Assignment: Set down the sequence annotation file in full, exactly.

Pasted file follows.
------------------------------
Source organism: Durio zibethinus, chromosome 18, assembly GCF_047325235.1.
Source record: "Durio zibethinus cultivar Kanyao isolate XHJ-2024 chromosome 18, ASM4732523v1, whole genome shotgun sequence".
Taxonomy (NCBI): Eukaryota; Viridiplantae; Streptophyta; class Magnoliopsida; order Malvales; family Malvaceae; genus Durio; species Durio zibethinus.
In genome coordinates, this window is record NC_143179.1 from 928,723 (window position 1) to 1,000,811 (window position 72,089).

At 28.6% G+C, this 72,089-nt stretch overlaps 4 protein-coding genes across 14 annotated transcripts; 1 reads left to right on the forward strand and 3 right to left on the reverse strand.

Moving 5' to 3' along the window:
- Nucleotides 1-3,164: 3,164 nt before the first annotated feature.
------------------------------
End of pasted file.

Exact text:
Source organism: Durio zibethinus, chromosome 18, assembly GCF_047325235.1.
Source record: "Durio zibethinus cultivar Kanyao isolate XHJ-2024 chromosome 18, ASM4732523v1, whole genome shotgun sequence".
Taxonomy (NCBI): Eukaryota; Viridiplantae; Streptophyta; class Magnoliopsida; order Malvales; family Malvaceae; genus Durio; species Durio zibethinus.
In genome coordinates, this window is record NC_143179.1 from 928,723 (window position 1) to 1,000,811 (window position 72,089).

At 28.6% G+C, this 72,089-nt stretch overlaps 4 protein-coding genes across 14 annotated transcripts; 1 reads left to right on the forward strand and 3 right to left on the reverse strand.

Moving 5' to 3' along the window:
- Nucleotides 1-3,164: 3,164 nt before the first annotated feature.